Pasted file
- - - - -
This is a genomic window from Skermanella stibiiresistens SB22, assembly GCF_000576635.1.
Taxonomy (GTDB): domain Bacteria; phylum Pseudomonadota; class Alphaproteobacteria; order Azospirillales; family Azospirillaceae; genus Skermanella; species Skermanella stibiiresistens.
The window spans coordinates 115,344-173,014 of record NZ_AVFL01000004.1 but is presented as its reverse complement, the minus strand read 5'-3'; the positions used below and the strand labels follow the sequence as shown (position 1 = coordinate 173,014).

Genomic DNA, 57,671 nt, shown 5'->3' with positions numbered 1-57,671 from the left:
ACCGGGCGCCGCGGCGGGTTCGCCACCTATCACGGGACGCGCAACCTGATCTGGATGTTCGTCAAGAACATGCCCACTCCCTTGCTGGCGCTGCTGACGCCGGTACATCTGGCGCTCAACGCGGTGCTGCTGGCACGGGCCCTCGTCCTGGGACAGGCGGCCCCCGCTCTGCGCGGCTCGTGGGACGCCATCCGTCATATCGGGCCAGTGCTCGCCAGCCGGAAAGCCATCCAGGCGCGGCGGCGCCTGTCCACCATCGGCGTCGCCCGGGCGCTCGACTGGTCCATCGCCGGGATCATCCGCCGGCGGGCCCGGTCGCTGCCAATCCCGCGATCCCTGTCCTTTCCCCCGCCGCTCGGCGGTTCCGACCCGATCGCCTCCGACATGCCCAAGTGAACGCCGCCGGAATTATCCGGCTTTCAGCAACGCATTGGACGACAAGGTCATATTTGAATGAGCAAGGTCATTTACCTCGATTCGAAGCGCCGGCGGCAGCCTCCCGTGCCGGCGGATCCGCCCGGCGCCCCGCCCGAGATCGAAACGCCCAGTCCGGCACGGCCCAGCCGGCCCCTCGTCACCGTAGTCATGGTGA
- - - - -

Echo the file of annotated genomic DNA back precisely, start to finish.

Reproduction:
This is a genomic window from Skermanella stibiiresistens SB22, assembly GCF_000576635.1.
Taxonomy (GTDB): domain Bacteria; phylum Pseudomonadota; class Alphaproteobacteria; order Azospirillales; family Azospirillaceae; genus Skermanella; species Skermanella stibiiresistens.
The window spans coordinates 115,344-173,014 of record NZ_AVFL01000004.1 but is presented as its reverse complement, the minus strand read 5'-3'; the positions used below and the strand labels follow the sequence as shown (position 1 = coordinate 173,014).

Genomic DNA, 57,671 nt, shown 5'->3' with positions numbered 1-57,671 from the left:
ACCGGGCGCCGCGGCGGGTTCGCCACCTATCACGGGACGCGCAACCTGATCTGGATGTTCGTCAAGAACATGCCCACTCCCTTGCTGGCGCTGCTGACGCCGGTACATCTGGCGCTCAACGCGGTGCTGCTGGCACGGGCCCTCGTCCTGGGACAGGCGGCCCCCGCTCTGCGCGGCTCGTGGGACGCCATCCGTCATATCGGGCCAGTGCTCGCCAGCCGGAAAGCCATCCAGGCGCGGCGGCGCCTGTCCACCATCGGCGTCGCCCGGGCGCTCGACTGGTCCATCGCCGGGATCATCCGCCGGCGGGCCCGGTCGCTGCCAATCCCGCGATCCCTGTCCTTTCCCCCGCCGCTCGGCGGTTCCGACCCGATCGCCTCCGACATGCCCAAGTGAACGCCGCCGGAATTATCCGGCTTTCAGCAACGCATTGGACGACAAGGTCATATTTGAATGAGCAAGGTCATTTACCTCGATTCGAAGCGCCGGCGGCAGCCTCCCGTGCCGGCGGATCCGCCCGGCGCCCCGCCCGAGATCGAAACGCCCAGTCCGGCACGGCCCAGCCGGCCCCTCGTCACCGTAGTCATGGTGA